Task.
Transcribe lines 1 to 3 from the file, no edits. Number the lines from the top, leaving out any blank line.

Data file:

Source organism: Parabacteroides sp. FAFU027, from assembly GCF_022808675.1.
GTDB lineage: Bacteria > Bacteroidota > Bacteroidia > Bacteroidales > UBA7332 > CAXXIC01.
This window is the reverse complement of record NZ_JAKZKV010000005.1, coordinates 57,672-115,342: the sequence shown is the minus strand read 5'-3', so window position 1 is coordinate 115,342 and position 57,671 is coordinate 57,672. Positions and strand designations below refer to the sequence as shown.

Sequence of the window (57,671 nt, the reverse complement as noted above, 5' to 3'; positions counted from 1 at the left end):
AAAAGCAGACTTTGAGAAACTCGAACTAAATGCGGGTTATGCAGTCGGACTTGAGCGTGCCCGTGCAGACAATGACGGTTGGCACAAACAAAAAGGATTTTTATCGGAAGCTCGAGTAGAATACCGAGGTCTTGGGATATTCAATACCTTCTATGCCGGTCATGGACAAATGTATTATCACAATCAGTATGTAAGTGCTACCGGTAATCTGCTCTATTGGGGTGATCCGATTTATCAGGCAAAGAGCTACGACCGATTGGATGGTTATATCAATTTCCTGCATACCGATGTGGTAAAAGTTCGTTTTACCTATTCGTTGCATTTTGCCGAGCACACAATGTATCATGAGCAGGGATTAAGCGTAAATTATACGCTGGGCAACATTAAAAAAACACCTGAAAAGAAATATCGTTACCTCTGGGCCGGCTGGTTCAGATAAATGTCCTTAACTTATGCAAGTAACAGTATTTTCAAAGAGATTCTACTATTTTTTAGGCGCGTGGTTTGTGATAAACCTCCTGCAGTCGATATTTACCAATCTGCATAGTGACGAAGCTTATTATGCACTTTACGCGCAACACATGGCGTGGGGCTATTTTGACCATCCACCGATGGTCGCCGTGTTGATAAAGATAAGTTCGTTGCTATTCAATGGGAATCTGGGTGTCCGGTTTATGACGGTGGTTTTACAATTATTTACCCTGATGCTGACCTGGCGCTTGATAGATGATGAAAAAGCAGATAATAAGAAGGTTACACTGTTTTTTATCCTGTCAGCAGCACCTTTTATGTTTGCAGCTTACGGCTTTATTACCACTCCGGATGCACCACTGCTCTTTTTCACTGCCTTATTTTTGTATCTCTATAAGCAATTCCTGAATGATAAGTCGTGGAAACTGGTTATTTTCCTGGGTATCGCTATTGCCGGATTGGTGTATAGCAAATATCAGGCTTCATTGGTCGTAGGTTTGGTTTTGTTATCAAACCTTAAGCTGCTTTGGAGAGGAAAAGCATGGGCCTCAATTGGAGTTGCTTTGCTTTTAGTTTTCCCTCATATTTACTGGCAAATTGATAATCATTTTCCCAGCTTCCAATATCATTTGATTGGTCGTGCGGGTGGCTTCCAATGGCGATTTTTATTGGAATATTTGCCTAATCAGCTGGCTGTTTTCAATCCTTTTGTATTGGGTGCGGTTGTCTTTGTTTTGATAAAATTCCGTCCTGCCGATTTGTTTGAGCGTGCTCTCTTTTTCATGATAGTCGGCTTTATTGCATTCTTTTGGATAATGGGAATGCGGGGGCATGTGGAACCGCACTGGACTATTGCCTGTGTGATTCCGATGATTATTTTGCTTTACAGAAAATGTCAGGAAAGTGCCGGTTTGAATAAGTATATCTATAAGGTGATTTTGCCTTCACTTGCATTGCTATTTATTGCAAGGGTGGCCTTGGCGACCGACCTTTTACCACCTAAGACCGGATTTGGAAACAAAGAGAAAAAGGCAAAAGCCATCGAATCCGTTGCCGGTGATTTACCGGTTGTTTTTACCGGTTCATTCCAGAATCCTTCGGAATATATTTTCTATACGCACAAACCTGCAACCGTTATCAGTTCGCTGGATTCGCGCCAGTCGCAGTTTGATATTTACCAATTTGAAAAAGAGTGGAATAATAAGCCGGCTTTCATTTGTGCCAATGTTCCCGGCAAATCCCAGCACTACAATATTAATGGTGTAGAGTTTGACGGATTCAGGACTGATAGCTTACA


Source organism: Parabacteroides sp. FAFU027, from assembly GCF_022808675.1.
GTDB lineage: Bacteria > Bacteroidota > Bacteroidia > Bacteroidales > UBA7332 > CAXXIC01.
This window is the reverse complement of record NZ_JAKZKV010000005.1, coordinates 57,672-115,342: the sequence shown is the minus strand read 5'-3', so window position 1 is coordinate 115,342 and position 57,671 is coordinate 57,672. Positions and strand designations below refer to the sequence as shown.